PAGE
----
Rose Hamlin, a One-Hit Wonder With ‘Angel Baby,’ Dies at 71


Rose Hamlin of Rosie as well as the Originals, circa 1970.

Michael Ochs Archives/Getty Images

Rose Hamlin, whose hit song “Angel Baby” was covered by singers including John Lennon as well as Linda Ronstadt, died March 30. She was 71.

Her daughter, Debbie Cray, announced the death on Ms. Hamlin’s website. She did not say where Ms. Hamlin died or what the cause was, however she said of which Ms. Hamlin lived in fresh Mexico as well as of which she had not performed for many years “because of health concerns.”

Ms. Hamlin’s group, Rosie as well as the Originals, had only one Top 40 hit, however the idea was a memorable one. A bittersweet song of teenage love recorded in a converted airline hangar in 1960, “Angel Baby” reached No. 5 on the Billboard singles chart in January 1961 as well as remains a mainstay of oldies radio.

Lennon was one of the song’s biggest fans. He recorded the idea in 1973 at the sessions for his album “Rock ’n’ Roll,” although the idea was not released until 1986, on the album “Menlove Ave.” His recording begins that has a spoken introduction: “This particular here is usually one of my all-time favorite songs. Send my love to Rosie, wherever she may be.”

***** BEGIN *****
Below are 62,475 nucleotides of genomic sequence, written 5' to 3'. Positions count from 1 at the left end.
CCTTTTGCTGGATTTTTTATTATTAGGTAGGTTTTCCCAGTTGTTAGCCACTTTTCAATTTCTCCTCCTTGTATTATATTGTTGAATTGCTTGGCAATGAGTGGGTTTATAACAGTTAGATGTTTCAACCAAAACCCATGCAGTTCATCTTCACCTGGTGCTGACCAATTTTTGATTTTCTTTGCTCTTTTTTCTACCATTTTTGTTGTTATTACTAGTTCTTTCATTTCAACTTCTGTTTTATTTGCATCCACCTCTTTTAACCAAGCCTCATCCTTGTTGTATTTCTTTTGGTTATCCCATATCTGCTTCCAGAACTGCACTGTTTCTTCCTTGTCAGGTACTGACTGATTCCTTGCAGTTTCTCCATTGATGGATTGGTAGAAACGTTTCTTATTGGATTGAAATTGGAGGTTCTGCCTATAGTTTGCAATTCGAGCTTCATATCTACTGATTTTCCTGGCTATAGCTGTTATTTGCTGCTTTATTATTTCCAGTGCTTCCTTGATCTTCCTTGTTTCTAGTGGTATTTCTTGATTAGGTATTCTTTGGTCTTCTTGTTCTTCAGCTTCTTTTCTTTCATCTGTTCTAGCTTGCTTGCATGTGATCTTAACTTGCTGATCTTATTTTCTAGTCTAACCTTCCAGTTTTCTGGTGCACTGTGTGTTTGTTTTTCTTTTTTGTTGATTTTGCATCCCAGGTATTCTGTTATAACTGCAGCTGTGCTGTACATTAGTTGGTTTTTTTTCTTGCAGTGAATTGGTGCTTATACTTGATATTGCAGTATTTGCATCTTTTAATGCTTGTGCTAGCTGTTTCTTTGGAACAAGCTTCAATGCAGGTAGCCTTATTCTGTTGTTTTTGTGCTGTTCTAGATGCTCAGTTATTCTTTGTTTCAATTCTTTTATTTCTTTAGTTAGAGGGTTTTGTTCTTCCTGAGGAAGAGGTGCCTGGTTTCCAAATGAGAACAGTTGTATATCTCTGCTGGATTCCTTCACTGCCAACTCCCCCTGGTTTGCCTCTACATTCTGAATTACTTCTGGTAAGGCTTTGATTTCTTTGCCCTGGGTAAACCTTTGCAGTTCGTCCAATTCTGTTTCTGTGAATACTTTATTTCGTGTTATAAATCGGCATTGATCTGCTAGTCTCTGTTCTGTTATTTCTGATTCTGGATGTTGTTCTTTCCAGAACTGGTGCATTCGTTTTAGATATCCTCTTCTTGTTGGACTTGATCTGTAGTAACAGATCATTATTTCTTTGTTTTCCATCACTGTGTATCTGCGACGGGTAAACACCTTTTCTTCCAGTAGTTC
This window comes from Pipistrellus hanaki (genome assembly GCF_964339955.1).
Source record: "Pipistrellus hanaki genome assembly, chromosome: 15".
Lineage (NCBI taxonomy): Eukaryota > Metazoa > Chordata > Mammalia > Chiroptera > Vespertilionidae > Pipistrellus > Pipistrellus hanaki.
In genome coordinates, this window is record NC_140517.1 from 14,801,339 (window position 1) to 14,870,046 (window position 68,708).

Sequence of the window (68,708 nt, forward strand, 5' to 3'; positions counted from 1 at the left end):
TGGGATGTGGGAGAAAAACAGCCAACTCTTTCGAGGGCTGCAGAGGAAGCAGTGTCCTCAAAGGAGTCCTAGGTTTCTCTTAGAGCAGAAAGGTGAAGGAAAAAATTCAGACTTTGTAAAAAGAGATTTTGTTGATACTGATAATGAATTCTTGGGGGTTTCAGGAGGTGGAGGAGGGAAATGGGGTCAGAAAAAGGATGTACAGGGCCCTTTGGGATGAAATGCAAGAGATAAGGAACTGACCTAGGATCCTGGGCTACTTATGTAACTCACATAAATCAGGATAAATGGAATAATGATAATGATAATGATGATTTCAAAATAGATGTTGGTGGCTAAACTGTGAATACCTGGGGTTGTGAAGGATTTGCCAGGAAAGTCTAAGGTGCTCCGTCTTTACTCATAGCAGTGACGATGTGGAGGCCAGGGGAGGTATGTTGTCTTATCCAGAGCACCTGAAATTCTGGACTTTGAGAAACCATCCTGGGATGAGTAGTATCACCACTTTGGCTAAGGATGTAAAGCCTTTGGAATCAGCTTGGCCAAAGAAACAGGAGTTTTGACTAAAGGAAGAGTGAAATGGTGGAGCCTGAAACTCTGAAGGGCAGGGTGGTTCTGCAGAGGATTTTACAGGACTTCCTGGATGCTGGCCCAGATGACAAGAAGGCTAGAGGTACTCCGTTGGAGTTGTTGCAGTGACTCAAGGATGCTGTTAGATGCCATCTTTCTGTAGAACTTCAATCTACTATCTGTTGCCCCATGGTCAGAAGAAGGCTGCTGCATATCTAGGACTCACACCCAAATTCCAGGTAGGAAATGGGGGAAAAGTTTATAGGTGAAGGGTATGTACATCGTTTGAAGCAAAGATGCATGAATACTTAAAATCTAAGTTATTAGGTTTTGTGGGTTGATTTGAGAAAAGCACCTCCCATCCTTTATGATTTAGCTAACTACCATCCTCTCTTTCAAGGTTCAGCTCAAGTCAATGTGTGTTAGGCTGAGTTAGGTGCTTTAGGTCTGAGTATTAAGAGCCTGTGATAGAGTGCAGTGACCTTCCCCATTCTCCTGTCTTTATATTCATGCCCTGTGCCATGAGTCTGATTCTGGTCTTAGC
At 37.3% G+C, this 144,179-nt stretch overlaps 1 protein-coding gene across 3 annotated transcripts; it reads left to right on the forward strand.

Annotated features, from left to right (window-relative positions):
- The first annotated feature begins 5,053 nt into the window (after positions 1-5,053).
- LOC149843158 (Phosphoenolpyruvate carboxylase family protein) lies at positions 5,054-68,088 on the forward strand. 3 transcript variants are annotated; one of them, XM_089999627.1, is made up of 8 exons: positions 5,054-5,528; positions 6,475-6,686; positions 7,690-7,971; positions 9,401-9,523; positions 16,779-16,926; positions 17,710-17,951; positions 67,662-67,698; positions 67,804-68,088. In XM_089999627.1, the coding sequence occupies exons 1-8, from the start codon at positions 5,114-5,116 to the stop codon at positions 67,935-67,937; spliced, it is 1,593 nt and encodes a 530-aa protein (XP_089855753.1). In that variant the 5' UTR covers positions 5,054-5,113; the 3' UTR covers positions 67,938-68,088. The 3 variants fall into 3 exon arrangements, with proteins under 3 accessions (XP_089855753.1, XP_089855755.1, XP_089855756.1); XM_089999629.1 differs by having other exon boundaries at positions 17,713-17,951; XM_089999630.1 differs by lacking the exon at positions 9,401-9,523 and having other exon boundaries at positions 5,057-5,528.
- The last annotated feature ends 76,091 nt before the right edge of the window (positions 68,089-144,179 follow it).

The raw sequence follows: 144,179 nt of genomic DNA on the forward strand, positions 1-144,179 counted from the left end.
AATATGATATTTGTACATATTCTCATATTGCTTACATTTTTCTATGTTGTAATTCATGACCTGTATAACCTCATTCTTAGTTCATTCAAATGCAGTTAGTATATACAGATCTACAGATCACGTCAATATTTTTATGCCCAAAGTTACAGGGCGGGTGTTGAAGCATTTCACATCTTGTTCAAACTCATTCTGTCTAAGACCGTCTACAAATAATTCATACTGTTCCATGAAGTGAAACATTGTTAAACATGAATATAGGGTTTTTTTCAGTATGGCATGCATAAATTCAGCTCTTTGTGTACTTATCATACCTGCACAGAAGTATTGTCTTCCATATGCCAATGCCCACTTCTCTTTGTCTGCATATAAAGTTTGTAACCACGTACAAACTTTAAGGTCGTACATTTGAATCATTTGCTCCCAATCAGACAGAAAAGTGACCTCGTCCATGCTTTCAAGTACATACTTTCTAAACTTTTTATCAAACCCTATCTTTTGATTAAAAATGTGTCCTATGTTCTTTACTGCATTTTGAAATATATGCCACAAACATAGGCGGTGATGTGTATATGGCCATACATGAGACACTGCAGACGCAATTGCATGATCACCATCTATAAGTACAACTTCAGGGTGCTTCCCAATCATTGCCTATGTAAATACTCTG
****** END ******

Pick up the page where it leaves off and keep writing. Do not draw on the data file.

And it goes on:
Rosalie Hamlin was born in Klamath Falls, Ore., on July 21, 1945. Her family moved to Alaska when she was a child as well as then to Southern California.

She was 14 when she wrote “Angel Baby,” which was released on the modest Highland label, however she did not initially receive songwriter credit. She wrote in an autobiographical essay on her website of which David Penci, a guitarist in her band, was listed as the writer as well as of which she struggled for years to get credit for the idea.

“We were musicians as well as not businesspeople,” she wrote. “We got burned like so many of our peers in those days.”

Ms. Hamlin also wrote about her pride in being included in an exhibit about one-hit wonders at the Rock & Roll Hall of Fame in Cleveland. She said she was the first Latina on such a list, as well as the first to appear on Dick Clark’s television show “American Bandstand.”

In addition to Ms. Cray, Ms. Hamlin is usually survived by two sons, John Sanders as well as Joey Tafolla, as well as four grandchildren.

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